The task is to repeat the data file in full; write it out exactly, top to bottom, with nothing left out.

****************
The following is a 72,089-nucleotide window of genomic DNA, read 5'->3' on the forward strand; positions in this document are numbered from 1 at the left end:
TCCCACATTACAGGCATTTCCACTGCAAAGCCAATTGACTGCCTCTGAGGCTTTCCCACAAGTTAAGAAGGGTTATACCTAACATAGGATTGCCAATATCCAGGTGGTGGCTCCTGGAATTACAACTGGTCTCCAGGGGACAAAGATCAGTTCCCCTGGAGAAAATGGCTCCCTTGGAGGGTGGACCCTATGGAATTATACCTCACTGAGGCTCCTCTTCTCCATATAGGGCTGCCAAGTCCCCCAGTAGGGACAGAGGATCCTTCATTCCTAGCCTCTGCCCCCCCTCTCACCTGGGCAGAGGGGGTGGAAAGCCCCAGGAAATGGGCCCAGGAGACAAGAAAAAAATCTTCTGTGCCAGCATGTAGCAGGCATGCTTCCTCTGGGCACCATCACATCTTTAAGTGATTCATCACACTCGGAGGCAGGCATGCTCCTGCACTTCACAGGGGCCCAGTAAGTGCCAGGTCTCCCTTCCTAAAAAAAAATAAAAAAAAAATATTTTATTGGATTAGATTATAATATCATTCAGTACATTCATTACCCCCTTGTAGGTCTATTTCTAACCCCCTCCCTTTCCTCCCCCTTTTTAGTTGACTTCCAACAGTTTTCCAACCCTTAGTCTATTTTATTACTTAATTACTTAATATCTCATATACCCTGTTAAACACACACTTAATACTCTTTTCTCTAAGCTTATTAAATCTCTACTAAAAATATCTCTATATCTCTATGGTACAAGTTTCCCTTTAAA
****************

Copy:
The following is a 72,089-nucleotide window of genomic DNA, read 5'->3' on the forward strand; positions in this document are numbered from 1 at the left end:
TCCCACATTACAGGCATTTCCACTGCAAAGCCAATTGACTGCCTCTGAGGCTTTCCCACAAGTTAAGAAGGGTTATACCTAACATAGGATTGCCAATATCCAGGTGGTGGCTCCTGGAATTACAACTGGTCTCCAGGGGACAAAGATCAGTTCCCCTGGAGAAAATGGCTCCCTTGGAGGGTGGACCCTATGGAATTATACCTCACTGAGGCTCCTCTTCTCCATATAGGGCTGCCAAGTCCCCCAGTAGGGACAGAGGATCCTTCATTCCTAGCCTCTGCCCCCCCTCTCACCTGGGCAGAGGGGGTGGAAAGCCCCAGGAAATGGGCCCAGGAGACAAGAAAAAAATCTTCTGTGCCAGCATGTAGCAGGCATGCTTCCTCTGGGCACCATCACATCTTTAAGTGATTCATCACACTCGGAGGCAGGCATGCTCCTGCACTTCACAGGGGCCCAGTAAGTGCCAGGTCTCCCTTCCTAAAAAAAAATAAAAAAAAAATATTTTATTGGATTAGATTATAATATCATTCAGTACATTCATTACCCCCTTGTAGGTCTATTTCTAACCCCCTCCCTTTCCTCCCCCTTTTTAGTTGACTTCCAACAGTTTTCCAACCCTTAGTCTATTTTATTACTTAATTACTTAATATCTCATATACCCTGTTAAACACACACTTAATACTCTTTTCTCTAAGCTTATTAAATCTCTACTAAAAATATCTCTATATCTCTATGGTACAAGTTTCCCTTTAAA